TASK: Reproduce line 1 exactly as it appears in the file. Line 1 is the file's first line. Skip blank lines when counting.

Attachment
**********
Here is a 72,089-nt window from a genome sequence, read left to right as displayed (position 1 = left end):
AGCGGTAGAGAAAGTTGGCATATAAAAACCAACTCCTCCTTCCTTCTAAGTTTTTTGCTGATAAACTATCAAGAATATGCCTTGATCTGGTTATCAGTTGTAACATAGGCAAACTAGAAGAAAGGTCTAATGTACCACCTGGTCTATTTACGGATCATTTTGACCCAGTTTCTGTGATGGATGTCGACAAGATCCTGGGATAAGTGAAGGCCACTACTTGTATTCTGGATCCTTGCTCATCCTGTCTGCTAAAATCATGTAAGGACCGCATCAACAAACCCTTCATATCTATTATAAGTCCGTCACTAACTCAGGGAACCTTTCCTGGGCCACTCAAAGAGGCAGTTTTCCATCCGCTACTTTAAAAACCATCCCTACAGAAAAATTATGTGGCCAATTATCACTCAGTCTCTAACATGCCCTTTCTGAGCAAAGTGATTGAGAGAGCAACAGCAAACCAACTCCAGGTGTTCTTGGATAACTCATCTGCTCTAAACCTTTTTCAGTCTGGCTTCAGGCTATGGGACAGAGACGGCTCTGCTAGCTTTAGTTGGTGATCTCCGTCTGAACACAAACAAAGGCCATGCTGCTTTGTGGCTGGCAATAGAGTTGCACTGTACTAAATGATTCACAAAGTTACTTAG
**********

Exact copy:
Here is a 72,089-nt window from a genome sequence, read left to right as displayed (position 1 = left end):